Williams was considered one of the best defenders in college at Florida State. He had a successful season this past year by making the All-Rookie Second Team, but there is more potential there. At 19 years old, he was one of the youngest players to play in the league. With real NBA talent that can succeed at their natural positions, maybe Williams can as well.
Center - Nikola Vucevic
When the Bulls acquired Vucevic, it came with a high price tag. It cost Wendell Carter Jr. and two first-round picks. Vucevic is a unique center that can shoot from outside and brings a strong passing game. In 26 games, Vucevic averaged 21.5 points, 11.5 rebounds, and 3.9 assists.
There were times that Vucevic looked out of sync, but maybe with a true point guard, we could see development. Either way, Vucevic and LaVine both made the All-Star team last year. With an offseason to work on their chemistry, this could be one of the best partnerships in the East.
Coby White, Alex Caruso, Ryan Arcidiacono, Javonte Green, Devon Dotson, Adam Mokoka, Ayo Dosunmu, Troy Brown Jr., Lauri Markkanen, Marko Simonovic, Tony Bradley
Due to their trades to bolster the starting lineup, the Bulls lost Thaddeus Young, Garrett Temple, and Tomas Satoransky. The bench will look a lot younger this season.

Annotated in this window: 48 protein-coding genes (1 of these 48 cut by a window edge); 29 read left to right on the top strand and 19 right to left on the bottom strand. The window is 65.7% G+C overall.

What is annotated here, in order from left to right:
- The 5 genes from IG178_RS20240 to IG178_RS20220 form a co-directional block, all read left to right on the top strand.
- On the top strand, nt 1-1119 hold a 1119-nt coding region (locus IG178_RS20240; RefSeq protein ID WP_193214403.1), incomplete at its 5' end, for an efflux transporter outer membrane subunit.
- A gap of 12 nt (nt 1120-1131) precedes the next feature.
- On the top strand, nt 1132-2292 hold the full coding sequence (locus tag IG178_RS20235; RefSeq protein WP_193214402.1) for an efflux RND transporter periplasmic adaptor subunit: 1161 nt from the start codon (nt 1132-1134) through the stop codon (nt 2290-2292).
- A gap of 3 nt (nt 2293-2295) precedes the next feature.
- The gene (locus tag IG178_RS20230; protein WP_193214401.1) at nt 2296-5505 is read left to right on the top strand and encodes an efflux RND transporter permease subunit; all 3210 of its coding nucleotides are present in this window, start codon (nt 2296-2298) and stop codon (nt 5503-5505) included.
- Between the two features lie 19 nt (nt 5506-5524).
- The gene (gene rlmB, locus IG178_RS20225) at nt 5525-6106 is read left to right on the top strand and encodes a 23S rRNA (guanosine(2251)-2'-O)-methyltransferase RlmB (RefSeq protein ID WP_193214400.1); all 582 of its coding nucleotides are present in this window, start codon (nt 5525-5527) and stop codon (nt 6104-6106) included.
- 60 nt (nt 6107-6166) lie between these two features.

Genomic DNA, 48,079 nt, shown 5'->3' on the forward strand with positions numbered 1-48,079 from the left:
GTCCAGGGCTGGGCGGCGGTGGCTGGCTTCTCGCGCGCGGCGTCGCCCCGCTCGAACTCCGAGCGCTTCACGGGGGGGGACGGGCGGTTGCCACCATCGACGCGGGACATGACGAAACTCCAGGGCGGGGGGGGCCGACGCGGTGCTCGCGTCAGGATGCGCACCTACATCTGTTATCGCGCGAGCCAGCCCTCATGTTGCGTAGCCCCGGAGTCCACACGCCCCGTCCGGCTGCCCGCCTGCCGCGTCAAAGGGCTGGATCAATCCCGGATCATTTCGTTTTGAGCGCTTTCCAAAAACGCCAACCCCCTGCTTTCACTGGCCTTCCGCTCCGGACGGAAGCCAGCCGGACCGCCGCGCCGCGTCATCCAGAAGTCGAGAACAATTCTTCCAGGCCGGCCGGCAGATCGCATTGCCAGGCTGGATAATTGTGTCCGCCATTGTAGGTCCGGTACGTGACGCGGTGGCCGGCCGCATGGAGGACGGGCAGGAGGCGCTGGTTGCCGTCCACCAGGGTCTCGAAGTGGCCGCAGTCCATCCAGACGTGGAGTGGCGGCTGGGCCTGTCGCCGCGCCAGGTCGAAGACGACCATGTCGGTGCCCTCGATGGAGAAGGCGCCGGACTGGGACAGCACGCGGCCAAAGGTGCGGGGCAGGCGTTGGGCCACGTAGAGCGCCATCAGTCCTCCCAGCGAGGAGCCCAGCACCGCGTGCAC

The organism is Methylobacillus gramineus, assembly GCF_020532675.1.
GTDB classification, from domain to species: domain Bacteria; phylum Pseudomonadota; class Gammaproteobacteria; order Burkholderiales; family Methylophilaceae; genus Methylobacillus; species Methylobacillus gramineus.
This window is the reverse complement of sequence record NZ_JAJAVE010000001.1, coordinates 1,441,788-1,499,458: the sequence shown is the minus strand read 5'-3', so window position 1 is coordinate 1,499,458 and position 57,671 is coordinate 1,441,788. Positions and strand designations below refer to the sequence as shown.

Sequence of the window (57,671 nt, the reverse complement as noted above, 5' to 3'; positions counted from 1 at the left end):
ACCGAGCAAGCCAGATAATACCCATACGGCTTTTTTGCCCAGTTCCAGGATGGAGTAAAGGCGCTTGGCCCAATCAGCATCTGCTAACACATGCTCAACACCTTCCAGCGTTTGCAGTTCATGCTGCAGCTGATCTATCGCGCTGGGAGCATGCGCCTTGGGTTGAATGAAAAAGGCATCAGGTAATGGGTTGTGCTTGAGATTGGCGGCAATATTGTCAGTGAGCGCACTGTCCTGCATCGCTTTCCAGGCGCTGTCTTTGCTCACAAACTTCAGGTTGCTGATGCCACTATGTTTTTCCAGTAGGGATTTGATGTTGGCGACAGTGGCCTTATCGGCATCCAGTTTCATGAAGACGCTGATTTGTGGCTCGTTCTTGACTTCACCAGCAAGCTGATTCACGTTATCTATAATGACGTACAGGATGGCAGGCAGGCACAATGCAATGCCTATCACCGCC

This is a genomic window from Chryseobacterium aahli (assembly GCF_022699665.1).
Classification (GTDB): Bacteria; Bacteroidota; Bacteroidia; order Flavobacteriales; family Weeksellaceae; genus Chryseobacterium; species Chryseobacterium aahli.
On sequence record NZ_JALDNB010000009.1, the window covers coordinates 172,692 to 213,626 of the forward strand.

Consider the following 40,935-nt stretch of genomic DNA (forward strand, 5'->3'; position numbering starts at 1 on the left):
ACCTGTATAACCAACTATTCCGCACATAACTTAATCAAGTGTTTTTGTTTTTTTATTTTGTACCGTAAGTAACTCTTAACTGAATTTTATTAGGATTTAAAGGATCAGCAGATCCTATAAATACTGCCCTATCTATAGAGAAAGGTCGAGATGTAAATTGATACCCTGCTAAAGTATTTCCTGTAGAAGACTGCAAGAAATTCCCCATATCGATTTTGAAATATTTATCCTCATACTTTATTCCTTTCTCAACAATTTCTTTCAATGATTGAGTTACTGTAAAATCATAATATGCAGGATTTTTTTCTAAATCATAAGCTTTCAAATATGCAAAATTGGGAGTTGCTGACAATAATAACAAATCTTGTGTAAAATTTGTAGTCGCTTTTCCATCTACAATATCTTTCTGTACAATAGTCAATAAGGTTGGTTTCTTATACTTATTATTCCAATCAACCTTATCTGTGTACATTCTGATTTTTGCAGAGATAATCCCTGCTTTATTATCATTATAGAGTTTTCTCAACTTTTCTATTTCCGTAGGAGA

Starting with Coby White, moving him to the bench could be huge for the 21-year old’s career. White averaged 15.1 points, 4.1 rebounds, and 4.8 assists. White and LaVine on the floor didn’t always boast the best results, but when White was in the lineup without LaVine, he played better. If White can give the Bulls a player like Lou Willams off the bench, then the second unit will be fine offensively. That would allow Alex Caruso to play point guard with White at the two.
After his 26-point effort in Summer League, Ayo Dosunmu is showing that he could be a steal of the draft. The former Chicago and Illinois product was a First-Team All-American last year. Another young player to watch is Troy Brown Jr. The 22-year old played 13 games last year and shot 52.7% from the field.
For now, Markkanen is on the team and has not been dealt with. He could return on a one-year qualifying offer. Markkanen fell out of the starting rotation last year but shot over 40% from the three-point range. As for center, Tony Bradley replaces Daniel Thies, who accepted a deal in Houston. In 22 games in OKC, Bradley averaged 8.7 points and 6.1 rebounds. He figures to be the team’s main rim protector.
The Bulls Are Competitive Again
The team has an All-Star in LaVine, a two-time All-Star in Vucevic, and a four-time All-Star in DeRozan. Ball is the former No. 2 overall pick in 2017, while Williams is a former No. 4 overall pick in 2020 as both have made significant progress in their development. This starting lineup has real potential even if the team is not a title contender right away.
Would this team get past the Nets, 76ers, or Bucks this year? That’s highly questionable. It’s even fair to debate if this team could be the Hawks, Knicks, or Heat. In the end, if the Bulls make the playoffs, it would finally give superstars a reason to think about coming to Chicago in free agency. After that, it could be time to start talking about Chicago more often when it comes to the league’s superstars.